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Advocates Rejoice as Marijuana Becomes Legal in Virginia

AP Photo / Steve Helber

The prohibition against marijuana is drawing to a close. As of Thursday, pot will be legal in Virginia.

For advocates pressing for legalization of marijuana, July 1st, 2021 has been a date on the calendar with particular significance. For them, it's the culmination of years of determination in the face of seemingly impossible odds. Jenn Michelle Pedini at Virginia NORML says the end of prohibition is an extraordinary victory.

"Public policy will finally have caught up with public opinion when it comes to cannabis in the Commonwealth," says Pedini. "Virginians have long been calling for the end of prohibition, and in 2021 their voices are finally being heard."

Marijuana is now legal. But only in small amounts.

"Possession of over one ounce by adults 21 and over can result in a $25 civil fine, and the penalties are greater for those who are underage," Pedini explains. "Possession over one pound is a felony."

That's a disparity that troubles advocates who worry that the disproportionate policing in the war on drugs will continue after marijuana is legalized. Although they applaud the new law, they also say it should be viewed as a first step.

"This is one step to eliminate the racist policing around simple possession," says Chelsea Higgs Wise at Marijuana Justice. She says lawmakers need to legalize marijuana for any amount, and if they don't they're leaving the door open to the same kind of disproportionate policing that led to legalization in the first place.

"People are still incarcerated for larger amounts than one ounce, and Virginia is making a way to profit off of pounds of marijuana while really ignoring and neglecting a lot of folks that have lost their lives and their families to the enforcement of marijuana that has been disproportionately on Black Virginians," explains Higgs Wise.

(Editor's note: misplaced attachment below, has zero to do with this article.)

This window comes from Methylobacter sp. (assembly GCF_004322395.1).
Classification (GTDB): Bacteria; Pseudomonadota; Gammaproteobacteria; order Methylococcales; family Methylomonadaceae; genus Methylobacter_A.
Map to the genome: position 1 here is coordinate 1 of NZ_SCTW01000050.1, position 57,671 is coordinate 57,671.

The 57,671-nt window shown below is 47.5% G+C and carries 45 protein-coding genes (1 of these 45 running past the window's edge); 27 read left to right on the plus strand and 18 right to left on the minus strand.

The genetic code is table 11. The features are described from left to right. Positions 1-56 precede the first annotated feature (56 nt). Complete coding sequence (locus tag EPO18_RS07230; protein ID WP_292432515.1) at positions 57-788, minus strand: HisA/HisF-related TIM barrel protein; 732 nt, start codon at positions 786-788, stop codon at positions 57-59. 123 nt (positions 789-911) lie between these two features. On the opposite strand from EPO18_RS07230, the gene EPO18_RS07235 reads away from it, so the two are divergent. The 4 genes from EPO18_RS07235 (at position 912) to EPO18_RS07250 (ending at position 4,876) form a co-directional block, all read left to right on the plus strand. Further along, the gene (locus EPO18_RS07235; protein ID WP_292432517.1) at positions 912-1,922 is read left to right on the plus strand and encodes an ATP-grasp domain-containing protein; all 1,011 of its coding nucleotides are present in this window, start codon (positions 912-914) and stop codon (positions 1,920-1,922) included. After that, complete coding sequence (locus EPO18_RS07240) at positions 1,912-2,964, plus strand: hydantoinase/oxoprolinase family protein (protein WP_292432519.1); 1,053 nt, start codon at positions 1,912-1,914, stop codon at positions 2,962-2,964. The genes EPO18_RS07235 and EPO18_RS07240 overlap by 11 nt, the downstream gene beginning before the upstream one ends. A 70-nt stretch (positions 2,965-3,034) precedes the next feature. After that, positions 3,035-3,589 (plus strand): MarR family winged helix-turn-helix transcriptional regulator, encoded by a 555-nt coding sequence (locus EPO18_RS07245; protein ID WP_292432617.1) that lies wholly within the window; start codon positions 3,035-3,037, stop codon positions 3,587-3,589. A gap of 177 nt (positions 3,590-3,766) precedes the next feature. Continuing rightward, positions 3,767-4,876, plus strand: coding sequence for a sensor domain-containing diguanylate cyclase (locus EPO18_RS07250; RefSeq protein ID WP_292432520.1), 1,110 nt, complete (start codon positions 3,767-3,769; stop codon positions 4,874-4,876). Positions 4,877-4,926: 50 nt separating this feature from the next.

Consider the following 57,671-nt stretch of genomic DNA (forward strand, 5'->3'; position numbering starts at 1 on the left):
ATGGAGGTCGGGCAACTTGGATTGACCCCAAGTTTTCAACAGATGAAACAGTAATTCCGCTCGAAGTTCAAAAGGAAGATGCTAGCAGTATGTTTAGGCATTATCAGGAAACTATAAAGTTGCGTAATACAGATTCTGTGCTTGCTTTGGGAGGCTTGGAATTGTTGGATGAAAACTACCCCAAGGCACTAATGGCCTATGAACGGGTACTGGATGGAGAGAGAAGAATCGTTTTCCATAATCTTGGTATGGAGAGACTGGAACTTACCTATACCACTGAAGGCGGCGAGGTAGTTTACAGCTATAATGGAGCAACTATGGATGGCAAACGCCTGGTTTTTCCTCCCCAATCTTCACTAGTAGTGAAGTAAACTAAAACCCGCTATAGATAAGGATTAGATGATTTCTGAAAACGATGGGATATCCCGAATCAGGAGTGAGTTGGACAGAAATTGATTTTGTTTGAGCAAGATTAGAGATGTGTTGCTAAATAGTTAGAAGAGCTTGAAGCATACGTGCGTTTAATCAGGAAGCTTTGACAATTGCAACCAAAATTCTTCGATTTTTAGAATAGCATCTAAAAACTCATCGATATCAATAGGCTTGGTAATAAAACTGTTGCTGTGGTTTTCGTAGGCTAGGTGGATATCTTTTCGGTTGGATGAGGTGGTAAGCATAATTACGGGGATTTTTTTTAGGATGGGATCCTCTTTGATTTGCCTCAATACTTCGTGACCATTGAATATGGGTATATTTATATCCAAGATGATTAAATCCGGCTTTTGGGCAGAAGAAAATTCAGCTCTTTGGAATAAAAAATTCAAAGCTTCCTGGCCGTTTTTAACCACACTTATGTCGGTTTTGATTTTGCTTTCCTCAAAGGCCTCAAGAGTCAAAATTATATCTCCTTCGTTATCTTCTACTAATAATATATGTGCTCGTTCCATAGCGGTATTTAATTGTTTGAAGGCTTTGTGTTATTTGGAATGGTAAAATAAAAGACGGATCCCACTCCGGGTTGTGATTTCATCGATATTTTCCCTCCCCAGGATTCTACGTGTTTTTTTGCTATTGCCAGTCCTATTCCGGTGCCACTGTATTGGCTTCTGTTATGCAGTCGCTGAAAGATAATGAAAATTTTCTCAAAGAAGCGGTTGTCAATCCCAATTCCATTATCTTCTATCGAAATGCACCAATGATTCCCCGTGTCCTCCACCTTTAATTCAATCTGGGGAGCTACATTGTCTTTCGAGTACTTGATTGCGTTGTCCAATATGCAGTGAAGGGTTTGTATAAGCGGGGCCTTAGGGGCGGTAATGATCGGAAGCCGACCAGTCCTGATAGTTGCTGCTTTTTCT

Commercial sales won't begin until 2024, and many of the details about how the new industry will work have yet to be ironed out. The General Assembly still needs to figure out how the licenses to manufacture and sell marijuana will be distributed and who will get them. Paul Seaborn at the McIntire School of Commerce at the University of Virginia says this is a rare opportunity for lawmakers to shape the creation of a new industry.

"It is quite rare for a new industry to just show up somewhat suddenly," Seaborn says. "But I think Virginia has had the opportunity to watch and learn from other jurisdictions across the country and maybe even some other countries, so there's a lot more familiarity with what the options are and what the possibilities are than when a state like Colorado first went down this path or Washington."

For example, lawmakers are considering giving preference to people who have been convicted of possessing marijuana or are living in neighborhoods that have been disproportionately policed. Seaborn says some states have allowed thousands of licenses while other states have limited it to a handful. Currently, Virginia is considering allowing 400 retail locations.

"They did sort of end up in a Goldilocks situation, I think, where they're not at the super high end and they're not at the super low end," explains Seaborn. "They're somewhere in the middle. But just as a point of comparison, the city of Denver has just over 400 storefront licenses. And that's in a state of about half the population of Virginia and one city within that state."

One of the most controversial decisions lawmakers still need to make is what kind of worker protections exist for the newly created industry. House Democrats want to build in new protections against worker misclassification and union busting. That could end up being one of the key debates of the 2022 General Assembly session.

This report, provided by Virginia Public Radio, was made possible with support from the Virginia Education Association.

Michael Pope is an author and journalist who lives in Old Town Alexandria.